[LLVMdev] Making Sense of ISel DAG Output

David Greene dag at cray.com
Thu Oct 2 09:37:06 PDT 2008

I'm debugging some X86 patterns and I want to understand the debug dumps from 
isel better.

Here's some example output:

  0x391bc40: i64,ch = load 0x3922c50, 0x391b8d0, 0x38dc530 <0x39053e0:0> <sext 
i32> alignment=4 srcLineNum= 10
    0x3922c50: <multiple use>
          0x391bc40: <multiple use>
          0x3856ab0: <multiple use>
        0x3914520: i64 = shl 0x391bc40, 0x3856ab0 srcLineNum= 10
        0x38569b0: <multiple use>
      0x391bdf0: i64 = add 0x3914520, 0x38569b0 srcLineNum= 10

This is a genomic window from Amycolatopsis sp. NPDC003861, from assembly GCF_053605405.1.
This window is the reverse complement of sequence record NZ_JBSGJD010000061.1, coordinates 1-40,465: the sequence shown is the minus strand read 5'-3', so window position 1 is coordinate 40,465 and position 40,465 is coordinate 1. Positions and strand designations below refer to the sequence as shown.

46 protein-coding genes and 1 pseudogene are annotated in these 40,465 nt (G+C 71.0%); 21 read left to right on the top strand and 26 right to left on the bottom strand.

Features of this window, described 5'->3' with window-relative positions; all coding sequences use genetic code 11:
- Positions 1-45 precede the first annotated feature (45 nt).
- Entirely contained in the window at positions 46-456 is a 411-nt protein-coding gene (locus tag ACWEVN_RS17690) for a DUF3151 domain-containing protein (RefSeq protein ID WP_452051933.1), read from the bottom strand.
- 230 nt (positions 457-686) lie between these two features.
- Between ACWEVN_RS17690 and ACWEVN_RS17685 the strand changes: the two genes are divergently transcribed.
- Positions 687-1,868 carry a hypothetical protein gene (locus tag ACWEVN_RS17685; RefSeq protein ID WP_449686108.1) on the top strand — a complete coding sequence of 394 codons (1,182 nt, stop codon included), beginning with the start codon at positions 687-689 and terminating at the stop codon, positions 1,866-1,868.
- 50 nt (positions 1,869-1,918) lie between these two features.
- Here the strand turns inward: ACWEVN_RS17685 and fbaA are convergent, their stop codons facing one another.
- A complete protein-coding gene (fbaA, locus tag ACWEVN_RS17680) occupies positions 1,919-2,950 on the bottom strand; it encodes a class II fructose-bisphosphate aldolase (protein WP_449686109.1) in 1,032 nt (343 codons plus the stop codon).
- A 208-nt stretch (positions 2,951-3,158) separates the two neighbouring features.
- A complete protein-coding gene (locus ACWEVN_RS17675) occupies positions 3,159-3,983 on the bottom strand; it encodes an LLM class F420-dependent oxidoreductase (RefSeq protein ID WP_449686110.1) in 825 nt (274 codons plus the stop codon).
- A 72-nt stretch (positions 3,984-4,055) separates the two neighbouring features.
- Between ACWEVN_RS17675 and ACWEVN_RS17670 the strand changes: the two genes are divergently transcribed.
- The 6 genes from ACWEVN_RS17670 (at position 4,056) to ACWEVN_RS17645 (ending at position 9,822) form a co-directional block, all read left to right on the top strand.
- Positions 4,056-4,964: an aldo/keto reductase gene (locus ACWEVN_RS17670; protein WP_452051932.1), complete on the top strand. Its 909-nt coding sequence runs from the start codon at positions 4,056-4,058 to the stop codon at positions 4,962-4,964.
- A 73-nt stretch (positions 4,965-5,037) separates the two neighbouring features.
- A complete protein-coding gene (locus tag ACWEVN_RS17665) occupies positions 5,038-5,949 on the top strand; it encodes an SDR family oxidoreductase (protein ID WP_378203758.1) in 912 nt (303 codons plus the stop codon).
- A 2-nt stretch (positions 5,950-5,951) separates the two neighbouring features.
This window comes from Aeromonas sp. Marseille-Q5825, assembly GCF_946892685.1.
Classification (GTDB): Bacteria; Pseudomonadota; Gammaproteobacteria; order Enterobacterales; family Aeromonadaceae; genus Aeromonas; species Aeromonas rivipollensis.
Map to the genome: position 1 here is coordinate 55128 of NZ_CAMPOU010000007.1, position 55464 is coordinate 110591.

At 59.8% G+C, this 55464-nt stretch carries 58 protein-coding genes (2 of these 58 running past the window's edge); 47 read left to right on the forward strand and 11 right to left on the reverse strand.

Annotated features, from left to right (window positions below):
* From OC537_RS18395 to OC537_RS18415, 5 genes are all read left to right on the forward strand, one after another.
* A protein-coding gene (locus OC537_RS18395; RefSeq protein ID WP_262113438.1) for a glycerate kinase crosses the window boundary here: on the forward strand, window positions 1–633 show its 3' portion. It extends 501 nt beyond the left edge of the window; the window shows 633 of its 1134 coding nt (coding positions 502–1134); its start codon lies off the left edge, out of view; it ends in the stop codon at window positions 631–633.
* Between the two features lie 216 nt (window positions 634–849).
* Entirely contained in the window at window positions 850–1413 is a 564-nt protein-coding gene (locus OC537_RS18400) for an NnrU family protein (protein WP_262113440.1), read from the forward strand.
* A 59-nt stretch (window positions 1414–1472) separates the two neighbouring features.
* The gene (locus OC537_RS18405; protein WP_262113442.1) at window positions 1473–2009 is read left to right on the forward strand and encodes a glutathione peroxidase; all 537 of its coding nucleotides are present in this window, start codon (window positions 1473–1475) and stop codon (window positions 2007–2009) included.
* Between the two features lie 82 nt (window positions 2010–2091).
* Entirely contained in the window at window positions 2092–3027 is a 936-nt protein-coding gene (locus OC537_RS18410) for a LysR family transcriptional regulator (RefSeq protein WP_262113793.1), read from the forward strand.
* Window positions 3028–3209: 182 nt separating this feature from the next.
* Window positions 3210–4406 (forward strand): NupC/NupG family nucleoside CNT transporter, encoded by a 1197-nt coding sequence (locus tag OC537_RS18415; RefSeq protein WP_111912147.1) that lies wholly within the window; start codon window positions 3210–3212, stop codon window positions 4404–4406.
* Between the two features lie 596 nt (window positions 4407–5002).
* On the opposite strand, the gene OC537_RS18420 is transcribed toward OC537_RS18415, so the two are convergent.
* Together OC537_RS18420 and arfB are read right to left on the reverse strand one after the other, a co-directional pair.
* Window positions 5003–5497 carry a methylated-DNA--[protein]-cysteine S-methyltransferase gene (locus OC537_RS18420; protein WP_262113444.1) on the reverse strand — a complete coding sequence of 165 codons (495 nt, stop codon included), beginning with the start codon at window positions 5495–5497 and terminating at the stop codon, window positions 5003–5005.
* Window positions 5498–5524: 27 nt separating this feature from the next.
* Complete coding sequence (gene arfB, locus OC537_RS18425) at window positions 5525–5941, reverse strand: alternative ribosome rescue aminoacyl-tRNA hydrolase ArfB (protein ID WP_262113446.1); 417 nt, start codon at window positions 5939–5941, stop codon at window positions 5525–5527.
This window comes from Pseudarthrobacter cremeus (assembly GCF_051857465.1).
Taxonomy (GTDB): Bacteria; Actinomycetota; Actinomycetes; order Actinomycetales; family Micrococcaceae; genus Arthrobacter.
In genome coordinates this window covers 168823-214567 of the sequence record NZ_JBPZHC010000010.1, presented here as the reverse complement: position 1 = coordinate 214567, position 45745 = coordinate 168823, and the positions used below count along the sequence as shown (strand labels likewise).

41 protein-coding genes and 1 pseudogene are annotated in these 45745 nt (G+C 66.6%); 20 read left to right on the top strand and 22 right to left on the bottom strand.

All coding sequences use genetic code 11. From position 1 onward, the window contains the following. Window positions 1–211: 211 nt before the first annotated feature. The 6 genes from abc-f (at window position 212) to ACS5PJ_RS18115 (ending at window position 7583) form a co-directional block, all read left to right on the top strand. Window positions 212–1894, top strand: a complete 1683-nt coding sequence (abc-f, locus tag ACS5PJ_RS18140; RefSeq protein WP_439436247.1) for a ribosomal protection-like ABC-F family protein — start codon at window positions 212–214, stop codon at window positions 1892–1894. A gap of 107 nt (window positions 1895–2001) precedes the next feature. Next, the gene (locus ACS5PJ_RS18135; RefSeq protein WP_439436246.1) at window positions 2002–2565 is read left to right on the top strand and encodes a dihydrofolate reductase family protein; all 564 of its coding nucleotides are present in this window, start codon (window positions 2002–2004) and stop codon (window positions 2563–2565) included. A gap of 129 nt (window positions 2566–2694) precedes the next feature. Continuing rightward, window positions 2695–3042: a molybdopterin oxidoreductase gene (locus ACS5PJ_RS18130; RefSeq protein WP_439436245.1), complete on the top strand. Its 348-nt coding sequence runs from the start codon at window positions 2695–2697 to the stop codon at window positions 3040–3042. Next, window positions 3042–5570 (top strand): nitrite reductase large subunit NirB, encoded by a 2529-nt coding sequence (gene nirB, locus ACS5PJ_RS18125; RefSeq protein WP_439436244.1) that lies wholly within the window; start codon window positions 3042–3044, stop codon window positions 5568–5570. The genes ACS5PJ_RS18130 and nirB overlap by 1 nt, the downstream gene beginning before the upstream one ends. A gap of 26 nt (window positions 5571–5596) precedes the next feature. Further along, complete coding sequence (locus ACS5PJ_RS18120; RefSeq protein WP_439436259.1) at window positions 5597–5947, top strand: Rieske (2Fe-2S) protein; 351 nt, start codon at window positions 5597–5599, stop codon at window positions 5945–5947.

0x39127c0: <multiple use>
    0x3913dd0: i64 = add 0x391bdf0, 0x39127c0 srcLineNum= 10
    0x38dc530: <multiple use>
  0x391bf40: f64,ch = load 0x3922c50, 0x3913dd0, 0x38dc530 <0x3850d30:0> 
alignment=8 srcLineNum= 10

I think I've figured out that lines with greater indent feed lines with lesser 
indent.  So for example, the final load is fed by three operands: 0x3922c50,
0x3913dd0  and 0x38dc530.  And <multiple use> seems to mean a node that feeds 
many nodes.

Is this understanding correct?

Is there any way to tell how these dags map onto the final machine instruction 
sequence?  I'm having a hard time making sense of where some machine 
instructions are coming from -- they appear to be superfluous.  And I have a 
pattern that specifies two distinct memory operands but the final code 
sequence produced uses only one of them.

I'll try ot write a small example and send it in a bit.


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